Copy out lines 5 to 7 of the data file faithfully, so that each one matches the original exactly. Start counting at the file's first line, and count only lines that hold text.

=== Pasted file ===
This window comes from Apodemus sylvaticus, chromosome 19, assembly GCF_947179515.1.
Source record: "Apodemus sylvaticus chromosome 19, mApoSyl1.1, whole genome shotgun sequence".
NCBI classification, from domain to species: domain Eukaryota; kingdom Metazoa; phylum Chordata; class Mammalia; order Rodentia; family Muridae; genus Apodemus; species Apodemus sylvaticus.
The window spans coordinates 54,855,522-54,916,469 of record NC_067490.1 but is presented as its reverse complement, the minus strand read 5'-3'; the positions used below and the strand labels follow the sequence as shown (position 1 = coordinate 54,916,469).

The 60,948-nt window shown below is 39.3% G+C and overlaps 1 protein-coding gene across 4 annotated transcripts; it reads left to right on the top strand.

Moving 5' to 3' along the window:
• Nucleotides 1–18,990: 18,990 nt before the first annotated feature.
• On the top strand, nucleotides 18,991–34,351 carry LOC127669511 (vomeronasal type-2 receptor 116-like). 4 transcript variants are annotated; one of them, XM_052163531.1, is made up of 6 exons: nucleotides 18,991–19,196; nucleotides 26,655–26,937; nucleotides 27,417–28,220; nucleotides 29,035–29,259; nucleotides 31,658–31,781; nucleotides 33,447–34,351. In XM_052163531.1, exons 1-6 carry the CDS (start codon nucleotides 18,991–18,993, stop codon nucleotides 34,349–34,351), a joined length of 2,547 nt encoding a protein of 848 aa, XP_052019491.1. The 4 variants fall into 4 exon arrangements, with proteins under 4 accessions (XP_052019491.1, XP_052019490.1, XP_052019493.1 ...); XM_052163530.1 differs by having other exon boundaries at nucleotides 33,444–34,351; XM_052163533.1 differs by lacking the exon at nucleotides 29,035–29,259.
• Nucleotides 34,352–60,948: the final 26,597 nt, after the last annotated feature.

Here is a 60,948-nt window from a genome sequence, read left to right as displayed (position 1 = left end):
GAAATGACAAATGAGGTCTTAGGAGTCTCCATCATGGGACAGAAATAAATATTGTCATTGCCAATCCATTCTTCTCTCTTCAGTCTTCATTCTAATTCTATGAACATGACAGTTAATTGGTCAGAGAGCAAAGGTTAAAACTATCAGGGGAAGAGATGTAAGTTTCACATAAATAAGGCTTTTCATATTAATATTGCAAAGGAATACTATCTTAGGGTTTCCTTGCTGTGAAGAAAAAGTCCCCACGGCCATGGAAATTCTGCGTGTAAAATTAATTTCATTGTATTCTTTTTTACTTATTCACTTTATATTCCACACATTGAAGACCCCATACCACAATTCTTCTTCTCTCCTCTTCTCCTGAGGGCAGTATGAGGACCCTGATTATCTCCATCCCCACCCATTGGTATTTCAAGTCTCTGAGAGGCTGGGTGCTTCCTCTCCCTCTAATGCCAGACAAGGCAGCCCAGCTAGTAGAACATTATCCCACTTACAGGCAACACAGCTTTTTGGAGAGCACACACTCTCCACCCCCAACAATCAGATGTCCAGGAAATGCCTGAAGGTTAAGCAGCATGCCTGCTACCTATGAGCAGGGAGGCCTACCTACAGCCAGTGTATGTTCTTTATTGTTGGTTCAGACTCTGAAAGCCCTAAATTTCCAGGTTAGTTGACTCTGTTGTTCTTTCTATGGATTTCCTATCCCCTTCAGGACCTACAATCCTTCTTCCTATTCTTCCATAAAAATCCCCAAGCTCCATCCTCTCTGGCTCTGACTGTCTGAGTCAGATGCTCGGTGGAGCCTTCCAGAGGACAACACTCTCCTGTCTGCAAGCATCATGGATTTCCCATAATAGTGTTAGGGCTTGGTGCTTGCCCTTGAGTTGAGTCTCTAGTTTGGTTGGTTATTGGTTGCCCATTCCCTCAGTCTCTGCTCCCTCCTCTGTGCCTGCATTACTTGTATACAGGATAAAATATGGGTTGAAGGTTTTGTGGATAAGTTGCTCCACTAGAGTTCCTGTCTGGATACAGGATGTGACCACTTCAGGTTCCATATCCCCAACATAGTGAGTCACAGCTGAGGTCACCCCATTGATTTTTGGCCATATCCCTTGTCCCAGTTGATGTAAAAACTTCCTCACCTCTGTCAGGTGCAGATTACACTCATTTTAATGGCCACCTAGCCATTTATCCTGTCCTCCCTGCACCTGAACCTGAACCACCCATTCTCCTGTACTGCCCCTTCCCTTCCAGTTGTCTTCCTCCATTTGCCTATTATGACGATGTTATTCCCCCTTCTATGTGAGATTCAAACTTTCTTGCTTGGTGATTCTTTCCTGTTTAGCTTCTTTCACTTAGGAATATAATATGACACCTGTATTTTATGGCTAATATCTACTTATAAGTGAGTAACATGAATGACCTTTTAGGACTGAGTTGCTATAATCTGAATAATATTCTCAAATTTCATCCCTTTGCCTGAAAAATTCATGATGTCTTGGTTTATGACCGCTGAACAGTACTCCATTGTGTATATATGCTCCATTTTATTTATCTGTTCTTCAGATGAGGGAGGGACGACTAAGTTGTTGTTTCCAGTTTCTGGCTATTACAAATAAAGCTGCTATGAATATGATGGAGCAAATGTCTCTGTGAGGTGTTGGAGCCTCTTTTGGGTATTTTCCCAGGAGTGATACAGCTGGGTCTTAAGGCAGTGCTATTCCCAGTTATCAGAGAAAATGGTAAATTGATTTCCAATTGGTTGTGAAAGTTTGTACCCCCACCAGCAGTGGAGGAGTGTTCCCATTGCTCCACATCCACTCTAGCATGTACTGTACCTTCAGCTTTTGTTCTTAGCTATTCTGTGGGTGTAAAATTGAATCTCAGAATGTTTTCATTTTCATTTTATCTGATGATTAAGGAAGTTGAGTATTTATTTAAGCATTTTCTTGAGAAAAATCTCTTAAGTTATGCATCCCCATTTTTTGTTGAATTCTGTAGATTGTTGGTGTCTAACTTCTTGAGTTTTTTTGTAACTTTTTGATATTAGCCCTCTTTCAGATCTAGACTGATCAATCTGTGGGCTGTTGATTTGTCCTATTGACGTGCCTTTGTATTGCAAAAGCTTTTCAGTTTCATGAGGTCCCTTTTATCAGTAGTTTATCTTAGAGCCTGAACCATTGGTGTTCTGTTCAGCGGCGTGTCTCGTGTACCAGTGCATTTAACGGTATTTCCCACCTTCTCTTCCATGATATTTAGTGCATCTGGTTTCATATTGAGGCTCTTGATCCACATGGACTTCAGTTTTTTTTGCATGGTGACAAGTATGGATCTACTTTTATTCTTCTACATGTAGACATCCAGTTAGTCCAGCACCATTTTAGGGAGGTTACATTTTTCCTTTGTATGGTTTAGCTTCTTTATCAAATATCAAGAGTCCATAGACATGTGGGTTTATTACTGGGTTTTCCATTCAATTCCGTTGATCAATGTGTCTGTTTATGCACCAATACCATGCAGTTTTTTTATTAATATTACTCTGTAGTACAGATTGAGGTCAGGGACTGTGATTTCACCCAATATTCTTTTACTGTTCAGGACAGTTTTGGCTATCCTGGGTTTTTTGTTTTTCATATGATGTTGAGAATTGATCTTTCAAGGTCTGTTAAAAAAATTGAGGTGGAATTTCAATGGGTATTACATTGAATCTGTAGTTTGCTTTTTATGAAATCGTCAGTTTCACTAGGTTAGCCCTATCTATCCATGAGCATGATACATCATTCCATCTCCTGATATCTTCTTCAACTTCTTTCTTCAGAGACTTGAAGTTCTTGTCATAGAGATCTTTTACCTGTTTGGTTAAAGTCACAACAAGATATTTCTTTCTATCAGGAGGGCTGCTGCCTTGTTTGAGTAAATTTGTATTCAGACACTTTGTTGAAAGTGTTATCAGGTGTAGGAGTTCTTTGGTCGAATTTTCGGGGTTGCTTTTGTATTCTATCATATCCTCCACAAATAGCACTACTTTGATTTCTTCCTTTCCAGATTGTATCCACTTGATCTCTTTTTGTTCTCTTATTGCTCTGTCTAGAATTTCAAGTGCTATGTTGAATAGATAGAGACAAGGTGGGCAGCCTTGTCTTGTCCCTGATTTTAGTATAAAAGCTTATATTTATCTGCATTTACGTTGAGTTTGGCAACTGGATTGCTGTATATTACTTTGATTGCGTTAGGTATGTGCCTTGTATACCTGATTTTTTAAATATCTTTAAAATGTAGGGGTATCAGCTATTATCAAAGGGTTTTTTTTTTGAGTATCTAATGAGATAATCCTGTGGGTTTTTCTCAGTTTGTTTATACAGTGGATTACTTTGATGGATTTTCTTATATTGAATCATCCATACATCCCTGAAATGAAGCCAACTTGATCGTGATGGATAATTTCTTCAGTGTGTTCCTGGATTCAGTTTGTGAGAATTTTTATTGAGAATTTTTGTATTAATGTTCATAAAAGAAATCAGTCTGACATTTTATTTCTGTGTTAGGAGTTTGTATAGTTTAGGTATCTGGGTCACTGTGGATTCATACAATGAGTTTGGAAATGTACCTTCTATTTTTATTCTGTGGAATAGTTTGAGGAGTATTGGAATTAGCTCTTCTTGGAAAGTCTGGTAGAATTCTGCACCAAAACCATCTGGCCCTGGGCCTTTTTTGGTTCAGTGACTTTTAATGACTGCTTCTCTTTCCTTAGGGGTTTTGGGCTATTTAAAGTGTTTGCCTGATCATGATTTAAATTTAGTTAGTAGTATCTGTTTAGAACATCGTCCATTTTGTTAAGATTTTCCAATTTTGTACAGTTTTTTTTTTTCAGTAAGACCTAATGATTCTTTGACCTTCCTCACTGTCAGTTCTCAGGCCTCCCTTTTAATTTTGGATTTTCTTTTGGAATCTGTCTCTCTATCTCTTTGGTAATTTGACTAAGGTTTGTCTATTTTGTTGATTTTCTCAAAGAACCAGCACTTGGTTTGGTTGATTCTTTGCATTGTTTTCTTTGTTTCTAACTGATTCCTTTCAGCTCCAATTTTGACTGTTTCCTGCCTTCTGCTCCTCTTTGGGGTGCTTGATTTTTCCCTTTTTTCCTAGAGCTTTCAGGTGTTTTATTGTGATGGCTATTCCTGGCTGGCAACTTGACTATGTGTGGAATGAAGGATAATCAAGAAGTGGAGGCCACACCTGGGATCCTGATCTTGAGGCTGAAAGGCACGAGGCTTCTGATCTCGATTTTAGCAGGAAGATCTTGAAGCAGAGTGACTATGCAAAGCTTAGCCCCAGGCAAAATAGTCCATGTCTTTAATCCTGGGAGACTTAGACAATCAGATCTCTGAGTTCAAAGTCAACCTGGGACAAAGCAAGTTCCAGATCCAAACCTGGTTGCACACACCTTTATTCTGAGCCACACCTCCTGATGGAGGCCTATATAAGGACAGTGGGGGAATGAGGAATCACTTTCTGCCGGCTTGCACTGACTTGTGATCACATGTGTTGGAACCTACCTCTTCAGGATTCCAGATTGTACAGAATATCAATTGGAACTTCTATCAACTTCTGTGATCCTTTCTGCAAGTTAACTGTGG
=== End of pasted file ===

The 60,948-nt window shown below is 39.3% G+C and overlaps 1 protein-coding gene across 4 annotated transcripts; it reads left to right on the top strand.

Moving 5' to 3' along the window:
• Nucleotides 1–18,990: 18,990 nt before the first annotated feature.